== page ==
Mood is influenced by both tone and genre. A viewpoint character who is a bit of a Pollyanna, for instance, in a horror, might start with a positive, problem-solving, look-on-the-bright-side attitude, that will gradually shift as the story ramps up. The mood of the story in this case would be in sharp contrast to our Pollyanna, and the reader would feel an increasing sense of dread as her perspective shifts. Likewise, the genre sets the framework for mood and how it will shift: a horror should become increasingly dark, a comedy increasingly hilarious, and a romance increasingly emotional, as these stories reach their climaxes. 


Style is the way a writer uses words to convey tone and mood. Consider the master of mood and tone, Edgar Allen Poe's first line of The Pit and The Pendulum:

I was sick — sick unto death with that long agony; and when they at length unbound me, and I was permitted to sit, I felt that my senses were leaving me.

There are many ways our narrator could convey what is happening: he has been bound for some time, feels not so hot, and is about to pass out. In the way Poe has structured this sentence, we glean so much about not only the tone, aka our protagonist's attitude. The slight hiccup depicted by the em dash, and subsequent clarification of the intensity of our protagonist's sickness give us a good sense of our protagonist's mindset- he's feeling pretty lousy and maybe considering death more suitable than his current situation. But it also conveys the mood - whatever is happening in this scene is pretty dark and foreboding. And the formal vocabulary and sentence structure are Poe's unmistakable writing style and unique voice.

Unlike voice, style can change according to the needs of the story. Writing a newspaper article will require different sentence structures, word choices, and formatting than a sweeping, many-worlds sci-fi. Which words and sentence structures you choose to fill those requirements, of course, will be determined by your own unique voice.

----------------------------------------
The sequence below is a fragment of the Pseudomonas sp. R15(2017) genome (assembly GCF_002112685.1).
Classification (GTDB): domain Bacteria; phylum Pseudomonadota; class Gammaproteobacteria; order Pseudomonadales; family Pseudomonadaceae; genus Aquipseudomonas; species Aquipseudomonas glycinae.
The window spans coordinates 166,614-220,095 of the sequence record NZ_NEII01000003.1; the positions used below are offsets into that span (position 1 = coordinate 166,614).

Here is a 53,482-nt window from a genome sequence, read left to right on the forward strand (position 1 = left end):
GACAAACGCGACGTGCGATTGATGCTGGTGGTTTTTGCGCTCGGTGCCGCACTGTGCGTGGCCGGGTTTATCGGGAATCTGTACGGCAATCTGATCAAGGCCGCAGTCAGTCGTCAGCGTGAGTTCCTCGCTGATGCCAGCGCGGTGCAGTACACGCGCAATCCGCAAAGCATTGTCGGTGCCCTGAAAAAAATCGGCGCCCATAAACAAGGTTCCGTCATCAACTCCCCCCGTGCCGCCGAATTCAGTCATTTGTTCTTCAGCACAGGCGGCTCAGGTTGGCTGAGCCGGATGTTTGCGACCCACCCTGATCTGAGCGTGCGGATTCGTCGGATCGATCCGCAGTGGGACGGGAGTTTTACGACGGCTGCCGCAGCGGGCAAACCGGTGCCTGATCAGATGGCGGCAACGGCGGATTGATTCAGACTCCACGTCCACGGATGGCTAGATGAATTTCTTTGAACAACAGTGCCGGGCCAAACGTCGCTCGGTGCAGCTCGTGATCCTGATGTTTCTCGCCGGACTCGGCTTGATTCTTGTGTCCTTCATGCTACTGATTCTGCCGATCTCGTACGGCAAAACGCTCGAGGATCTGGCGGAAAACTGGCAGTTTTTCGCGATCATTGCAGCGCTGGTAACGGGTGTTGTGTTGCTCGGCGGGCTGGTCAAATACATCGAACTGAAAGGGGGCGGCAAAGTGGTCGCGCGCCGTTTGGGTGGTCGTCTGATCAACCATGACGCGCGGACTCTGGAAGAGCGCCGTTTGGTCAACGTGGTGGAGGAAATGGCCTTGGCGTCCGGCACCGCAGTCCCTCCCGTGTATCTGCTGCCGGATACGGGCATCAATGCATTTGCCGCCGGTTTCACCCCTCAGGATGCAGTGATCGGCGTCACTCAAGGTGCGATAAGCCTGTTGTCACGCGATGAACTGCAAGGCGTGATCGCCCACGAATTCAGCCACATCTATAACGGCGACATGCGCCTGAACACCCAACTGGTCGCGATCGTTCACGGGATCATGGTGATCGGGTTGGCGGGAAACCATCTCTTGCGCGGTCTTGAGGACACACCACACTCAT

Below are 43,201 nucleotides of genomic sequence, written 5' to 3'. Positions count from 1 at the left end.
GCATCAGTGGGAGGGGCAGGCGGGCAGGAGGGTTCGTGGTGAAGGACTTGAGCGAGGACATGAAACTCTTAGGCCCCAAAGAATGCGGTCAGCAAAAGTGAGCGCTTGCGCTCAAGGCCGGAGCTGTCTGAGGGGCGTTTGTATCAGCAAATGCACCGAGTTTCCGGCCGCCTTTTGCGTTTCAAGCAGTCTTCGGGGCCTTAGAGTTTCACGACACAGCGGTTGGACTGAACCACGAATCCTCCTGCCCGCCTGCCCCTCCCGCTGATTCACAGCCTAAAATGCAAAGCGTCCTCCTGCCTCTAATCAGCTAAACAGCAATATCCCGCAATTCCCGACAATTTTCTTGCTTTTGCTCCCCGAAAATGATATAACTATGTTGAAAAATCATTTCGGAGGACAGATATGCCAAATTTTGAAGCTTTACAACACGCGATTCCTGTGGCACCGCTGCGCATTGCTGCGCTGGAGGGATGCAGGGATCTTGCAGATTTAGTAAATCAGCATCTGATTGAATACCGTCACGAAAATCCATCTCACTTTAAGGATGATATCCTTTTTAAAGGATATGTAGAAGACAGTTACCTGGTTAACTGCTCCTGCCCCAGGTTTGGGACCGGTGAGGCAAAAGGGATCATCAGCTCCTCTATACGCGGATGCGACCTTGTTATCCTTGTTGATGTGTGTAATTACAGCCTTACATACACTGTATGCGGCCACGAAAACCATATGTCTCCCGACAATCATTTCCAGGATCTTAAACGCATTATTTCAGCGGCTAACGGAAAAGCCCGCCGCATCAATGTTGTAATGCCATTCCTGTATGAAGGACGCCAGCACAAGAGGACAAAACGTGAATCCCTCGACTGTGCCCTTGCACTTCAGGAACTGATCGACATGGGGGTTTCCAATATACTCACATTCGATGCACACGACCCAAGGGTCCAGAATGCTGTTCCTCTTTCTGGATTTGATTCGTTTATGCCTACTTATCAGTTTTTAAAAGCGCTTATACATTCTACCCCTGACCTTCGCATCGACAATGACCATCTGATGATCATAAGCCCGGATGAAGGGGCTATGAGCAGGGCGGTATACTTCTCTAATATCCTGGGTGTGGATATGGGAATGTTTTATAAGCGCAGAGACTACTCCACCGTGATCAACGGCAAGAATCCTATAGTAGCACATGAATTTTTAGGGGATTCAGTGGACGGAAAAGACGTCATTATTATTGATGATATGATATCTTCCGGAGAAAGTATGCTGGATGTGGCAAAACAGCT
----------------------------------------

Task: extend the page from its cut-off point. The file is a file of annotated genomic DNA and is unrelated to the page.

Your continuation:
Understanding genre provides the framework for the story - sets the stage, so to speak, but it's the writer's unique voice that brings that story to life! Each genre has certain story requirements and established norms for tone and mood, which will be important to know as you write. Another way to think about genre expectations is to think of them as reader expectations. A horror lover is going to expect to be scared at some point. A comedy lover will want to be amused or even laugh out loud as they read. If you’re writing romance, the conflict will be likely centered on the obstacles the eventual lovers must overcome to get together by the end. In a mystery, there must be some sort of mystery to be solved and a slow drip of clues throughout the story. These things affect not only the structure, but also the tone, mood, and style, so it’s important to determine your genre's expectations upfront.


Your writing will contain tone, mood, and style, whether or not you intentionally write with them in mind. However, failing to understand the differences between these important elements can mean that your writing may not convey what you hope it will convey or connect to your reader on an emotional level. It can mean the difference between "I couldn't put this book down," and "I just didn't connect with the story." It's the subtle art that elevates your storytelling from plain words to an immersive and emotionally resonant experience for your readers.